A $1.2 million competition to advance how we measure Earth’s magnetic field.
The National Geospatial-Intelligence Agency calls upon solvers to submit novel approaches to geomagnetic data collection for the World Magnetic Model.Submit
About the Challenge
What is the World Magnetic Model?
Earth is a giant magnet. Compasses — both digital and analog — are oriented by the magnetic force at a user’s location. Since geographic and magnetic poles do not align, geomagnetic models like the World Magnetic Model (WMM) correct for this difference.
As the Earth’s magnetic field is constantly changing, the difference between geographic and magnetic north also changes, and the WMM must be regularly updated.
An opportunity to rethink geomagnetic data collection
Production of the WMM currently uses space-based magnetic field measurements that the European Space Agency (ESA) Swarm mission has provided since 2013. Swarm mission satellites contain several instruments capable of producing a variety of measurements, including magnetic vector field measurements. To ensure sustainability of the WMM, the U.S. government is taking a proactive approach to identifying new methods of data collection independent of Swarm.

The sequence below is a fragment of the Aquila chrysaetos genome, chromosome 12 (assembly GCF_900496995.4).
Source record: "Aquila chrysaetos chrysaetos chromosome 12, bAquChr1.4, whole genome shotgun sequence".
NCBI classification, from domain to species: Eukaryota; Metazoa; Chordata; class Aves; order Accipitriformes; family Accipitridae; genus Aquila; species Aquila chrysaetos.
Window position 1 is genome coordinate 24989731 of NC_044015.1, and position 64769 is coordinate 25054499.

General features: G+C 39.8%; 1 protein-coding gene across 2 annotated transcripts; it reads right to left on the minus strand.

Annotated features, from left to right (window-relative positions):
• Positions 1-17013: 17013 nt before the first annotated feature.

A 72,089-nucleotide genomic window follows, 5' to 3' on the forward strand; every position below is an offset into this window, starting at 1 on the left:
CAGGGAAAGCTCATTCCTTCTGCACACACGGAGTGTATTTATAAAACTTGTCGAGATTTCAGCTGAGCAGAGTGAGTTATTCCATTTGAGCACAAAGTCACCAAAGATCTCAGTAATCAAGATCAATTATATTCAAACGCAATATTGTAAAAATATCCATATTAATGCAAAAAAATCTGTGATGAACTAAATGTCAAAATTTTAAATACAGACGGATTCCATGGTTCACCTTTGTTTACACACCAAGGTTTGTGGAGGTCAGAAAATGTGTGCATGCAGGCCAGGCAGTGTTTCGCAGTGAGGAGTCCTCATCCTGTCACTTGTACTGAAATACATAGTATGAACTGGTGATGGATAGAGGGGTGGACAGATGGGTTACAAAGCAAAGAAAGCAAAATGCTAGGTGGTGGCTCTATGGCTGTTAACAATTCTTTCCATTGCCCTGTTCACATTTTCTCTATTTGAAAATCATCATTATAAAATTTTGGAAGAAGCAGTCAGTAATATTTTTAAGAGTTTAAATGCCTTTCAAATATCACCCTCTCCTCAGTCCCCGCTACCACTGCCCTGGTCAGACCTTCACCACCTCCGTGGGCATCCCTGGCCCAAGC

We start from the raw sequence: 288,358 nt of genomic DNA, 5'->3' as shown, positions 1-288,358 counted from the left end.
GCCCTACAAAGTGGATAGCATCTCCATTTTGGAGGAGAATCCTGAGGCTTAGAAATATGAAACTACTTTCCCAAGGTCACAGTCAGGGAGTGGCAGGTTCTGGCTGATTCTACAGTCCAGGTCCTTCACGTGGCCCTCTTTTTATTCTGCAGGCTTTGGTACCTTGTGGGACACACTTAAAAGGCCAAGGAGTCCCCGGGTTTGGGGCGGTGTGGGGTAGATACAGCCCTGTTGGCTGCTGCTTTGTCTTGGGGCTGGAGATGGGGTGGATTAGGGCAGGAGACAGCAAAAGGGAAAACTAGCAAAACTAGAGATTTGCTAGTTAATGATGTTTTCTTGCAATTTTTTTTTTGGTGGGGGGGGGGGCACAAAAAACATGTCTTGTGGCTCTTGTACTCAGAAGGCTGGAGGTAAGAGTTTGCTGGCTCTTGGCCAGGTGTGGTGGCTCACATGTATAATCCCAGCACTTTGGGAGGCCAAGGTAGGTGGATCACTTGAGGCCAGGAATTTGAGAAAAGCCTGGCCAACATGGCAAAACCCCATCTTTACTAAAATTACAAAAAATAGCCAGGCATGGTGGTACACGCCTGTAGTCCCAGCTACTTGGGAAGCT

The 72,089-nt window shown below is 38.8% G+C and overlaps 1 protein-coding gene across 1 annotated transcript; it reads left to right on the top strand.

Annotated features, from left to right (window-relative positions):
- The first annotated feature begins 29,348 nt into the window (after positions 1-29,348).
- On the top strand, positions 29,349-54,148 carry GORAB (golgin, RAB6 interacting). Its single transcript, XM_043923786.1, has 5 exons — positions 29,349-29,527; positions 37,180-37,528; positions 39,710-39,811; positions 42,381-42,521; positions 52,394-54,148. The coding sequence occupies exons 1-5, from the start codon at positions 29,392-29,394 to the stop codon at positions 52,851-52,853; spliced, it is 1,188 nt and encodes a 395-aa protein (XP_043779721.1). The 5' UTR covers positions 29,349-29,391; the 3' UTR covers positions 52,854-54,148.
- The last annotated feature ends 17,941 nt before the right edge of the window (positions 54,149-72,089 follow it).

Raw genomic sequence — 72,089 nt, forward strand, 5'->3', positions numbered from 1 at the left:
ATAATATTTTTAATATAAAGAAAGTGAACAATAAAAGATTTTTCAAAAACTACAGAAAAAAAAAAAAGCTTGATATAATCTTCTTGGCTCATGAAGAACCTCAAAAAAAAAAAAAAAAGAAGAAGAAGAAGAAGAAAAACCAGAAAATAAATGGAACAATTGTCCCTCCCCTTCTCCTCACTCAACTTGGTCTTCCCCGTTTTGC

The World Magnetic Model is used every day around the world
The WMM is embedded in thousands of systems. More than a billion smartphone users depend on the WMM to point them in the right direction when they use mobile navigation apps. Drivers rely on the WMM to power the compasses in their cars. The WMM is also critical for military and commercial uses around the world. Among other applications, it supports navigation and attitude determination for submarines, satellites, and aircraft, while also informing operational logistics like the numbering of runways.
- current stageCall for phase 1 submissionsMarch 21, 2019
- Phase 1 submission deadlineMay 16, 2019
- Phase 1 winners announcedJune 2019
- Call for phase 2 submissionsJune 2019
- Phase 2 submission deadlineAugust 2019
- Phase 2 winners announcedSeptember 2019
Phase 2 will be open to solvers from Phase 1, as well as new solvers who did not participate in the first phase of the challenge.Detailed Schedule
PHASES 1-2 TOTAL PRIZE POOL
The first two phases (March 2019 through September 2019) will award $1.2 million. At NGA’s discretion, additional phases of the challenge may follow Phase 2.
These phases, if executed, are anticipated to award an additional $2.5 million in cash prizes plus potential nonmonetary incentives.